on the opposite side of the bedroom. (Doc. 35-1) at 8.
also testified about the gun and blood patterns.
Specifically, there was a bullet casing under the gun and the
magazine was unseated, which is inconsistent with a weapon
that cycled and did not malfunction. (Doc. 35-1) at 7-8. The
photos also indicated Tera appeared to have been holding a
remote control in her dominant hand, which ended up on top of
the gun. (Doc. 35-1) at 8. Mowduk also determined that the
blood on the gun was inconsistent with the blood flow from
the shooting. (Doc. 35-1) at 7-8. There was no blood spatter
on Tera's hands, as would be expected. Id. There
was, however, a swipe of blood on a portion of the bed that
was out of Tera's reach and that was covered by the
comforter and sheets. (Doc. 35-1) at 8.
Mowduk noted items in the photos suggesting Chavez was home
on the night of Tera's death. (Doc. 35-1) at 11-12. For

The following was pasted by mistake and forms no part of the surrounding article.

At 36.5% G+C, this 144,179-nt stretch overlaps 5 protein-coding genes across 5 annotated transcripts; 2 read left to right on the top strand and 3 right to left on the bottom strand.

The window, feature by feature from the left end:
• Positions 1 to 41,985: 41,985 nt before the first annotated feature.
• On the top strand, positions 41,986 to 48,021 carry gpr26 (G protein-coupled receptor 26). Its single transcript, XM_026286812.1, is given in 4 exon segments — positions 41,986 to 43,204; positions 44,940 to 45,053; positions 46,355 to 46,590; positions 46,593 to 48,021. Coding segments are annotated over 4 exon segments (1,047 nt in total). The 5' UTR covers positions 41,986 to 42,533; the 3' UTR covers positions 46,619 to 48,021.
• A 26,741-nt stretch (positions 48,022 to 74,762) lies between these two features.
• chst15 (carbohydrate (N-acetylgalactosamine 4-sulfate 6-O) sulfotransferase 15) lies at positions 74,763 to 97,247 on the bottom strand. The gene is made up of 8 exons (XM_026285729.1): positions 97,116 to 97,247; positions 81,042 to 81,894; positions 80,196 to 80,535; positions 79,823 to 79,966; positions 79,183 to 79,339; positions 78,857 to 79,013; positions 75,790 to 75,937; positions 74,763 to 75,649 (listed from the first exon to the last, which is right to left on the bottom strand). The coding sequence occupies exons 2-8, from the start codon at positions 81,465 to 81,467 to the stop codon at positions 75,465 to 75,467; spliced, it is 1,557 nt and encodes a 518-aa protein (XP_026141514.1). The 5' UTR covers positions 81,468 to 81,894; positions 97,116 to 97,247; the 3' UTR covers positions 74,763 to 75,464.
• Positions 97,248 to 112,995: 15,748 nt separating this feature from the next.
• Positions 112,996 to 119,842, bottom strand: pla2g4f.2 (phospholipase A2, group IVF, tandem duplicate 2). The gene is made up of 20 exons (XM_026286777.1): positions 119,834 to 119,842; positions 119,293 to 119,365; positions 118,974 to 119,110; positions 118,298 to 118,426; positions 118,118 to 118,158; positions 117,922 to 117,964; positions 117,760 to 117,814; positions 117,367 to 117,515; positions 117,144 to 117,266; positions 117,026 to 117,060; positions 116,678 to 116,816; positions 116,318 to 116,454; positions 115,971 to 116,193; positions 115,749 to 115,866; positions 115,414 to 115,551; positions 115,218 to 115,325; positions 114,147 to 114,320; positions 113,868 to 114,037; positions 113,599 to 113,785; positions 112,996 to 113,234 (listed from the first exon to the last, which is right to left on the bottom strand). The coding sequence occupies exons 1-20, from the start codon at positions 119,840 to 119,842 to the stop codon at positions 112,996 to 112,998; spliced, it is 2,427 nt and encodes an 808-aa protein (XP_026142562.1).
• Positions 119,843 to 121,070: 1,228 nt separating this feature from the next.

example, crime scene photos showed a towel draped over a
chair near the bed, a single pair of shorts in the washing
machine, and black flip flops near the bed. (Doc. 35-1) at
11. Mowduk also noted Slama told police that Chavez wore
black flip flops and always threw his shorts in the washing
machine and showered after sex. Id. Mowduk further
noted that Chavez's police-issue bullet proof vest was
hanging in a green armoire dresser. (Doc. 35-1) at 12.
Similarly, the photos reflected that Chavez's
police-issued duty weapon was used in connection with
Tera's death. Id. Mowduk reported that Chavez
was carrying a .38 caliber revolver - which is not a